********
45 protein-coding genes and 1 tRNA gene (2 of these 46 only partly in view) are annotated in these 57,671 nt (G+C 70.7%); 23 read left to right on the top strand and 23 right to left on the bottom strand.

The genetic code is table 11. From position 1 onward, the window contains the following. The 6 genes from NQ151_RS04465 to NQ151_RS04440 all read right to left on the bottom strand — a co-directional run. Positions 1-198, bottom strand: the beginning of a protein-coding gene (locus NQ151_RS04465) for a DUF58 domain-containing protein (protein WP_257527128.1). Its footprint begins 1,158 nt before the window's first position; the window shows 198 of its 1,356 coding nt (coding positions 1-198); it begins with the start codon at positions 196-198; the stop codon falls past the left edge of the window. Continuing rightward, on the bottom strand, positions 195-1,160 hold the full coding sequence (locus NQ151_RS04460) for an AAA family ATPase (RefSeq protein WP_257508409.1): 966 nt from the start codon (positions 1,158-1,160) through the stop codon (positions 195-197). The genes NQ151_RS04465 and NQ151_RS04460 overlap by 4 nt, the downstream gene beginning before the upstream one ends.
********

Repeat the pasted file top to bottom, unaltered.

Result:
45 protein-coding genes and 1 tRNA gene (2 of these 46 only partly in view) are annotated in these 57,671 nt (G+C 70.7%); 23 read left to right on the top strand and 23 right to left on the bottom strand.

The genetic code is table 11. From position 1 onward, the window contains the following. The 6 genes from NQ151_RS04465 to NQ151_RS04440 all read right to left on the bottom strand — a co-directional run. Positions 1-198, bottom strand: the beginning of a protein-coding gene (locus NQ151_RS04465) for a DUF58 domain-containing protein (protein WP_257527128.1). Its footprint begins 1,158 nt before the window's first position; the window shows 198 of its 1,356 coding nt (coding positions 1-198); it begins with the start codon at positions 196-198; the stop codon falls past the left edge of the window. Continuing rightward, on the bottom strand, positions 195-1,160 hold the full coding sequence (locus NQ151_RS04460) for an AAA family ATPase (RefSeq protein WP_257508409.1): 966 nt from the start codon (positions 1,158-1,160) through the stop codon (positions 195-197). The genes NQ151_RS04465 and NQ151_RS04460 overlap by 4 nt, the downstream gene beginning before the upstream one ends.